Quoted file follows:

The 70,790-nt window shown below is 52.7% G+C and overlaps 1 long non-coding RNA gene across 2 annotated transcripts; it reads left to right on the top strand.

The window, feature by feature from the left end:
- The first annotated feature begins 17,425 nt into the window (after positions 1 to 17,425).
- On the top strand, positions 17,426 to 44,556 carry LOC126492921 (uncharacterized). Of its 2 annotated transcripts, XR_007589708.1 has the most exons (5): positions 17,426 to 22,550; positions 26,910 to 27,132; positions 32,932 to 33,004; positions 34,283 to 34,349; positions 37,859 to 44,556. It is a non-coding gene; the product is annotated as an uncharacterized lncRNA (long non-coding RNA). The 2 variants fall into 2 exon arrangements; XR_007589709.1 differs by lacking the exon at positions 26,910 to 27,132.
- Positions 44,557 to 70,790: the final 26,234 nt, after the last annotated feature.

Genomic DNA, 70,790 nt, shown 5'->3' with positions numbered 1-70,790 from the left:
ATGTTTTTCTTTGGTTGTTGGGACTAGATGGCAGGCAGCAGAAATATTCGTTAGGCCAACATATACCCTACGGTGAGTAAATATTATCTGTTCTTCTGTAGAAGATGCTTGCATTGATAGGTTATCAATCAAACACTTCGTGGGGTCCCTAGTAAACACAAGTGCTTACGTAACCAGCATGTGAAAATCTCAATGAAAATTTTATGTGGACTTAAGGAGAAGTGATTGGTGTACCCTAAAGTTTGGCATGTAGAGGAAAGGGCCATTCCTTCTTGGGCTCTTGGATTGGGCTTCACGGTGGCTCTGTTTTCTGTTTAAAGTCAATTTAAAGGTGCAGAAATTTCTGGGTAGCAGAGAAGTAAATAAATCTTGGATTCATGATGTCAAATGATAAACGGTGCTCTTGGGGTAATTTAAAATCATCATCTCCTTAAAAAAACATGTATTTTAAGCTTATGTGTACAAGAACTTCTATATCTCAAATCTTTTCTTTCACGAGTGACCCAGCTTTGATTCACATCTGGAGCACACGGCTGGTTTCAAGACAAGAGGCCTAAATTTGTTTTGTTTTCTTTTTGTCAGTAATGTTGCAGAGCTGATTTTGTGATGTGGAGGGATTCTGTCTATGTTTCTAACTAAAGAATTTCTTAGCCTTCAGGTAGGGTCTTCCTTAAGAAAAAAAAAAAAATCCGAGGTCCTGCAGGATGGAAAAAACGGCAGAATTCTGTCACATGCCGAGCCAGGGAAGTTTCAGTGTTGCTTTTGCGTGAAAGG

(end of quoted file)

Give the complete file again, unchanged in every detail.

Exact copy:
The 70,790-nt window shown below is 52.7% G+C and overlaps 1 long non-coding RNA gene across 2 annotated transcripts; it reads left to right on the top strand.

The window, feature by feature from the left end:
- The first annotated feature begins 17,425 nt into the window (after positions 1 to 17,425).
- On the top strand, positions 17,426 to 44,556 carry LOC126492921 (uncharacterized). Of its 2 annotated transcripts, XR_007589708.1 has the most exons (5): positions 17,426 to 22,550; positions 26,910 to 27,132; positions 32,932 to 33,004; positions 34,283 to 34,349; positions 37,859 to 44,556. It is a non-coding gene; the product is annotated as an uncharacterized lncRNA (long non-coding RNA). The 2 variants fall into 2 exon arrangements; XR_007589709.1 differs by lacking the exon at positions 26,910 to 27,132.
- Positions 44,557 to 70,790: the final 26,234 nt, after the last annotated feature.

Genomic DNA, 70,790 nt, shown 5'->3' with positions numbered 1-70,790 from the left:
ATGTTTTTCTTTGGTTGTTGGGACTAGATGGCAGGCAGCAGAAATATTCGTTAGGCCAACATATACCCTACGGTGAGTAAATATTATCTGTTCTTCTGTAGAAGATGCTTGCATTGATAGGTTATCAATCAAACACTTCGTGGGGTCCCTAGTAAACACAAGTGCTTACGTAACCAGCATGTGAAAATCTCAATGAAAATTTTATGTGGACTTAAGGAGAAGTGATTGGTGTACCCTAAAGTTTGGCATGTAGAGGAAAGGGCCATTCCTTCTTGGGCTCTTGGATTGGGCTTCACGGTGGCTCTGTTTTCTGTTTAAAGTCAATTTAAAGGTGCAGAAATTTCTGGGTAGCAGAGAAGTAAATAAATCTTGGATTCATGATGTCAAATGATAAACGGTGCTCTTGGGGTAATTTAAAATCATCATCTCCTTAAAAAAACATGTATTTTAAGCTTATGTGTACAAGAACTTCTATATCTCAAATCTTTTCTTTCACGAGTGACCCAGCTTTGATTCACATCTGGAGCACACGGCTGGTTTCAAGACAAGAGGCCTAAATTTGTTTTGTTTTCTTTTTGTCAGTAATGTTGCAGAGCTGATTTTGTGATGTGGAGGGATTCTGTCTATGTTTCTAACTAAAGAATTTCTTAGCCTTCAGGTAGGGTCTTCCTTAAGAAAAAAAAAAAAATCCGAGGTCCTGCAGGATGGAAAAAACGGCAGAATTCTGTCACATGCCGAGCCAGGGAAGTTTCAGTGTTGCTTTTGCGTGAAAGG